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Inside The Ethics Committee: Ventilation in Children

Wednesday 8 August 2012, 18:17

Pam Rutherford Pam Rutherford

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Editor's note: Inside The Ethics Committee returns this week with the subject of Chidren in Intensive Care. You can listen again to the programme or download the series for free. PM

Joan Bakewell

What happens when children born with life-limiting, degenerative illnesses become so ill they need lifesaving treatment but that treatment has its own serious risks? Should they be kept alive at all costs?

Ben and Ayisha both have conditions which mean their muscles are getting weaker and weaker over time and they both end up in hospital because the muscles that control their lungs get too weak so they can't breathe on their own.

Ben is two and a half and Ayisha is 6 months old. They both end up in intensive care with ventilation to allow them to breathe. Ben needs to be sedated because of the discomfort of having a tube down his windpipe to help him breathe. Ayisha has a mask covering her face which pushes air in and sucks it out. She also needs intensive, painful physiotherapy to clear the secretions that build up in her lungs.

Both could have a surgical procedure called a tracheostomy where a tube is inserted directly into the neck and connected to a ventilator. This would mean Ben could come off sedation and Ayisha could remove the mask. With a tracheostomy both could go home. Ayisha's prognosis is that she is unlikely to live until her 2nd birthday and her muscles will get weaker. Already she can't suck or swallow and she could get to the point where she can't open her eyes. Ben's condition is rarer and the team don't know how severe it is and how quickly his condition will deteriorate.

Tracheostomy isn't pain free - they would both need regular suction to clear their lungs.

  • Should they be given a tracheostomy?
  • Does it risk them being kept alive but being too weak to express any emotion or able to see or interact with the world around them?
  • If this treatment is given, how do parents and doctors decide when and if it should be withdrawn as their health declines?

Joan Bakewell is joined on the panel by: Dr Paul Baines is Consultant in Paediatric Intensive Care Medicine at Alder Hey hospital, Deborah Bowman, Professor of Ethics and Law at St George's Hospital, London, John Wyatt Emeritus Professor of Ethics & Perinatology at University College London and Sally Flatteau Taylor, Founder of the Maypole Project that supports children with life-threatening illnesses and their families.

Pam Rutherford is producer of Inside The Ethics Comittee

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    Comment number 1.

    wrong picture of stuart hall.

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    Comment number 2.

    The doctor involved in treating the children used the phrase "a quality of life worse than death". It seemed to me that all options for the children pointed to this. Another important point is that the parents of Ben previously had a child who died of Ben's condition after 21 months. Did they have Ben knowing that there was a risk of him being born with the same condition?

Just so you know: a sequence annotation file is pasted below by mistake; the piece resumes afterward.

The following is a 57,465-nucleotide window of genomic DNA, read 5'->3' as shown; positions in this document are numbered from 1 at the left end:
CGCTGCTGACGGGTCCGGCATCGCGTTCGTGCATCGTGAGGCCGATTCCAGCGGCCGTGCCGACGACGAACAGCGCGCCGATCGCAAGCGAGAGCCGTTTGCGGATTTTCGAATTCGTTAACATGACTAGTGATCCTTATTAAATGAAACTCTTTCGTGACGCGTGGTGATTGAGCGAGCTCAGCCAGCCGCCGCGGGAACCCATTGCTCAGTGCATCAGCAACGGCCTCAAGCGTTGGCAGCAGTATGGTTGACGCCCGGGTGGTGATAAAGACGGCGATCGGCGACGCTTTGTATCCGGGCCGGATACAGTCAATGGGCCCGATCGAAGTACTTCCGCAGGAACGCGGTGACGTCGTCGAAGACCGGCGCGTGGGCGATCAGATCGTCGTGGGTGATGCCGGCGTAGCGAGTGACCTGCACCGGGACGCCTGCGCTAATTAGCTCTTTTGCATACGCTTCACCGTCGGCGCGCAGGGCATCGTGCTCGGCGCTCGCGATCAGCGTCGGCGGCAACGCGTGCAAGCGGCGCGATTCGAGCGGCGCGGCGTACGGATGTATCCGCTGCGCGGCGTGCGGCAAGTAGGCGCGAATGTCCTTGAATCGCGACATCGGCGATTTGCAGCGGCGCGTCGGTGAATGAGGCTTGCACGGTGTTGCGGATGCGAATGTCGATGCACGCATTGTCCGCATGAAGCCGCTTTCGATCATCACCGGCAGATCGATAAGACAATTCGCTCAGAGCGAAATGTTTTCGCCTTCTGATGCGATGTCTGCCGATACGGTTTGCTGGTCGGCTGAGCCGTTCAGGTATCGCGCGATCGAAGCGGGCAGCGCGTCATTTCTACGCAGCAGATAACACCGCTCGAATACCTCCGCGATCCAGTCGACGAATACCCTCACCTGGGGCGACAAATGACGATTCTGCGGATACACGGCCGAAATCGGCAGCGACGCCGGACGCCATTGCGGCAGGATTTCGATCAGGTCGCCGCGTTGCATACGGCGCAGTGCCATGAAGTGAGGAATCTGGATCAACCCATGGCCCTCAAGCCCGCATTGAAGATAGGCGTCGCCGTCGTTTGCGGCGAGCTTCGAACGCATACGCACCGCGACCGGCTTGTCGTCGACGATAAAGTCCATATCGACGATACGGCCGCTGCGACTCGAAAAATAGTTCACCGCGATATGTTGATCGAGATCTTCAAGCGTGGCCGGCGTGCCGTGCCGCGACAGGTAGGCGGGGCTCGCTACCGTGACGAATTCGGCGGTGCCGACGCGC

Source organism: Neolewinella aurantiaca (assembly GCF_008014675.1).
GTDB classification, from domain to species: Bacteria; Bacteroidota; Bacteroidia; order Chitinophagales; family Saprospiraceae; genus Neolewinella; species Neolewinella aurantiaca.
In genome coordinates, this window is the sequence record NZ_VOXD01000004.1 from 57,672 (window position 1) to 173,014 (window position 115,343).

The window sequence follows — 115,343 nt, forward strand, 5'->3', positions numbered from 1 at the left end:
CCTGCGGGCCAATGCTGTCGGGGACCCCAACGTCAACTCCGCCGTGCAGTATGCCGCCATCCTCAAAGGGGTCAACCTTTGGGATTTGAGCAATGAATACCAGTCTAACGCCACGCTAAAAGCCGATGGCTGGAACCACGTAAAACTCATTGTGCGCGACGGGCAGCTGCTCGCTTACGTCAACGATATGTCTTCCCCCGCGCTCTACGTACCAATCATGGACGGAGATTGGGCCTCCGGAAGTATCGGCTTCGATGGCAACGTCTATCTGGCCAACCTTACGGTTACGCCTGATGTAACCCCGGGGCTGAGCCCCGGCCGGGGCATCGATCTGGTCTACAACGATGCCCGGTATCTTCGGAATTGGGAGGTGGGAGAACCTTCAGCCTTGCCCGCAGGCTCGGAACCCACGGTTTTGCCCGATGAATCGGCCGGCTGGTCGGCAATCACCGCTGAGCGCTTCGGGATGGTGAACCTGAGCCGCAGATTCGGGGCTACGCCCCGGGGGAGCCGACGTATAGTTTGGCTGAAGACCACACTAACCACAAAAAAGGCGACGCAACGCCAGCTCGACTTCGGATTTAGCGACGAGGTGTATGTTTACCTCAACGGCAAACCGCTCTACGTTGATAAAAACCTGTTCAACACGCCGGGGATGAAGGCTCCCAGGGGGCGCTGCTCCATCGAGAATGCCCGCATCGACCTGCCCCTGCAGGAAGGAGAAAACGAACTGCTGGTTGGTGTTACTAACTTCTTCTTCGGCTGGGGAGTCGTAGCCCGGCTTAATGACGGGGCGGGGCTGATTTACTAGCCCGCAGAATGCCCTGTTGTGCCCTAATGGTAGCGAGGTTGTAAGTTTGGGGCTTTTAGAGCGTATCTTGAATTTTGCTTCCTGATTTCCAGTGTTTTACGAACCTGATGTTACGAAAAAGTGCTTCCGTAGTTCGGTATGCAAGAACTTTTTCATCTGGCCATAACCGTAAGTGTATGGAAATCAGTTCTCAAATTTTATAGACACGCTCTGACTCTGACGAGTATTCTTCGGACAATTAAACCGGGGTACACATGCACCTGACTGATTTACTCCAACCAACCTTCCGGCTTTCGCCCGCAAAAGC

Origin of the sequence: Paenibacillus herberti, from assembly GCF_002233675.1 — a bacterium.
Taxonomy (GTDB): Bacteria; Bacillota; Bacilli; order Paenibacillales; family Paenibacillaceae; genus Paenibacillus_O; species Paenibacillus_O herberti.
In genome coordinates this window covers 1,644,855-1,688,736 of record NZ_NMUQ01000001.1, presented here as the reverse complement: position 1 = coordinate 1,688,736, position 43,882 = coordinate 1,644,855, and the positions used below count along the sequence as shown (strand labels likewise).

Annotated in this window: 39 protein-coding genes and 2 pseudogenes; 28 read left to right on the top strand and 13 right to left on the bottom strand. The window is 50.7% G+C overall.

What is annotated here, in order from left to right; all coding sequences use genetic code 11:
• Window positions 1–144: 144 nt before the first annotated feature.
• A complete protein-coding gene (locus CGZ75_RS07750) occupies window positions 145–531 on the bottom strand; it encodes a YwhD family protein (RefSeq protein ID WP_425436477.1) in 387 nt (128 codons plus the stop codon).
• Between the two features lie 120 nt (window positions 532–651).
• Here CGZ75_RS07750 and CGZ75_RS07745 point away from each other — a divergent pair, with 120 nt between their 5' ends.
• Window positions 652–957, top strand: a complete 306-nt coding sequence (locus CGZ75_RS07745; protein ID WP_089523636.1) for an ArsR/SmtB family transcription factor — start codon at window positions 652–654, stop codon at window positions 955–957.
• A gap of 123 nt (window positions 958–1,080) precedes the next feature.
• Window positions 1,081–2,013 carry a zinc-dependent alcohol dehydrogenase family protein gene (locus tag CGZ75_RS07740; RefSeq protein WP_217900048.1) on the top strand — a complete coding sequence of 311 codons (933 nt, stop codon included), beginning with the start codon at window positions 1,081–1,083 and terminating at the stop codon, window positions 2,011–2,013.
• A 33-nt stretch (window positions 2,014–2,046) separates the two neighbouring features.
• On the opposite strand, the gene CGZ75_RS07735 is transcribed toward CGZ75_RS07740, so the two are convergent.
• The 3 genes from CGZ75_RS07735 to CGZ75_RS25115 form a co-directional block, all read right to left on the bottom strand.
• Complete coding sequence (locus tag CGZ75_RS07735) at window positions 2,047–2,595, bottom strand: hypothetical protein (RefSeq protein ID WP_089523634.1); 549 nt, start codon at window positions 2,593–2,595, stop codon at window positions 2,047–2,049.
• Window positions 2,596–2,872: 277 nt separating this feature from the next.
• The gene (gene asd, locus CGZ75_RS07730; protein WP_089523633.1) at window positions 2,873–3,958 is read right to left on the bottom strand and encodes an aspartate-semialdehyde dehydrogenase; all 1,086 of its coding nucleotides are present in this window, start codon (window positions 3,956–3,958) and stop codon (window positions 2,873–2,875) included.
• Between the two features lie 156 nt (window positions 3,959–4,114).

In the case of Ayisha no child born with her condition has lasted more than 2 years. Whether a child dies immediately or after two years there will be great grief for the family. Why prolong the misery of the family and the torture of the child?

  • rate this

    Comment number 3.

    Firstly, congratulations on airing the subject, ethical issues are so often reduced to the Appeal Court to be determined by judges. What a breath of fresh air to hear those from the coal face, parents and carers determining what is best for their child. I have tried to ignore any of the comments thus far, as a pragmatist each:" must must be determined on it own merits" i am a lawyer where everything has to be black and white. This programme demonstrated there is no black and white and thankfully whilst very interested in the whole issue, I praise the ethical committees' involved and the erudite discussion, we cannot change the outcome of many challenged neonates and paeds but I know we are in safe hands in determining and sharing the prognosis, Its not easy but someone needs to take charge. Each is an individual there is no template! Each therefore needs to know that they will be given their opportunity to develop (without fear or favour)

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    Comment number 4.

    What has been missing in my opinion, in this excellent series is any mention of the cost. It would appear that neither the professional medics or the relatives are willing to think about what is a reasonable amount for us all to spend on maintaining life in very special circumstances. I think we have to consider this aspect because of the advances in treatment that malK it possible to maintain life now ,when patients would have died in previous generations. This problem is becoming overwhelming as the proportion of the population receiving acute care increases. salmonvyv

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    Comment number 5.

    One issue which was not discussed in the programme is the effect on the other children in a family. It may not have applied in Ben's case, as an older sibling had died of the same condition, but I think Ayisha had siblings. They must suffer terribly, both from witnessing the pain and distress of the child under treatment and from the inevitable lessening of attention from their parents who are having to spend so much time looking after the sick child.
    In my opinion 'a quality of life worse than death' would be an unbearable thought if the child were mine. Surely it cannot be the case that life must be preserved just because it can be.


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